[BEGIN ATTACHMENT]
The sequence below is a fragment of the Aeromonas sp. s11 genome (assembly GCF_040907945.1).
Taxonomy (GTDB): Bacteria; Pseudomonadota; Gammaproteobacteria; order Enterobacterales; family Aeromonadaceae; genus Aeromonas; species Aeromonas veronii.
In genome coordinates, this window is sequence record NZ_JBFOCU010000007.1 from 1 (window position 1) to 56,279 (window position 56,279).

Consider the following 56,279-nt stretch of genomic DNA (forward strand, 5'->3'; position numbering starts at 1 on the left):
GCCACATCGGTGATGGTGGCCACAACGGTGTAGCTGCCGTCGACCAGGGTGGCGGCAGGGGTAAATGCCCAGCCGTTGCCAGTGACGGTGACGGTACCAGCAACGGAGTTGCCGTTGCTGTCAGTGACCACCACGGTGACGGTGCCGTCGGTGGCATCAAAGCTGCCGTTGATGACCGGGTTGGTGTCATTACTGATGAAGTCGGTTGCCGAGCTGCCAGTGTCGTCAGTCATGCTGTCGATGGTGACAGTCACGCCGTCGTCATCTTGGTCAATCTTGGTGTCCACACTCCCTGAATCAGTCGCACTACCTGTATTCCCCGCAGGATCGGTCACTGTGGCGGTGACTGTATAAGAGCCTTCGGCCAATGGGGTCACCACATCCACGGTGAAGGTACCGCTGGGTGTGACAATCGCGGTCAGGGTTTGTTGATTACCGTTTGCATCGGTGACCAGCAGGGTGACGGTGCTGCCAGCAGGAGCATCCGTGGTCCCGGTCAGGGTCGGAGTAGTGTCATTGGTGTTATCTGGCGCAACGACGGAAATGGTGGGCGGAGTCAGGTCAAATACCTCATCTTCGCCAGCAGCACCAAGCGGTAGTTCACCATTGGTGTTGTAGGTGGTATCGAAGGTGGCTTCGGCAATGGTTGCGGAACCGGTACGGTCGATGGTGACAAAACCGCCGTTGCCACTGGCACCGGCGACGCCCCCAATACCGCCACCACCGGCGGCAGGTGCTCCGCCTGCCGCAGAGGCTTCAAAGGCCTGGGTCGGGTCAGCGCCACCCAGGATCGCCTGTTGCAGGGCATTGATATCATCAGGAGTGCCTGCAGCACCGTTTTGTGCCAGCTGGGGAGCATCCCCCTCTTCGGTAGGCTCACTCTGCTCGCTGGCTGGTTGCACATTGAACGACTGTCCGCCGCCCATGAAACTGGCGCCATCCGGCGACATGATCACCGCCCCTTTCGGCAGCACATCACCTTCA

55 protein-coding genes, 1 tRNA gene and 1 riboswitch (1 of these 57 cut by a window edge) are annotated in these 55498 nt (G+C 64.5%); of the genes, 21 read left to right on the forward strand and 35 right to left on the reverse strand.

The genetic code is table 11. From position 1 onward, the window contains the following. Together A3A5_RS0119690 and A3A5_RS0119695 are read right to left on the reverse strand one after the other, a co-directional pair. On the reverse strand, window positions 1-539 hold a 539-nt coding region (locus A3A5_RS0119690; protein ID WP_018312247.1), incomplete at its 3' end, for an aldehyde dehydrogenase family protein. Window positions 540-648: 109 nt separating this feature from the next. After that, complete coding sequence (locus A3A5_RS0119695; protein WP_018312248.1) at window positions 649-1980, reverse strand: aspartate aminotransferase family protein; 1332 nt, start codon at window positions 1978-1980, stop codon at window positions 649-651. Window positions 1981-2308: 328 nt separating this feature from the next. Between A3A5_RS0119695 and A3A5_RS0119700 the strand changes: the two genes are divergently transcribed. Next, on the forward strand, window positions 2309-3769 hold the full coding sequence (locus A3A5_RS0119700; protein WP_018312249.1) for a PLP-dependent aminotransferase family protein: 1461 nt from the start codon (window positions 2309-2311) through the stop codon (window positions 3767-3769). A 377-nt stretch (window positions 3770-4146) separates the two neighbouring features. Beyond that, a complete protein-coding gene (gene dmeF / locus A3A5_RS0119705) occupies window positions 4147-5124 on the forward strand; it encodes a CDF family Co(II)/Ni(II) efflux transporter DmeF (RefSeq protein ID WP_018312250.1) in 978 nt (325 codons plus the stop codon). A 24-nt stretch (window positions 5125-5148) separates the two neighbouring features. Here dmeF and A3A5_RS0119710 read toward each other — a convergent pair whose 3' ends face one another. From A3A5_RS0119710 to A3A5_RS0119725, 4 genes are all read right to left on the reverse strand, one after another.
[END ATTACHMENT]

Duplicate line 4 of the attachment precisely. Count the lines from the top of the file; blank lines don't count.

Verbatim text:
Consider the following 56,279-nt stretch of genomic DNA (forward strand, 5'->3'; position numbering starts at 1 on the left):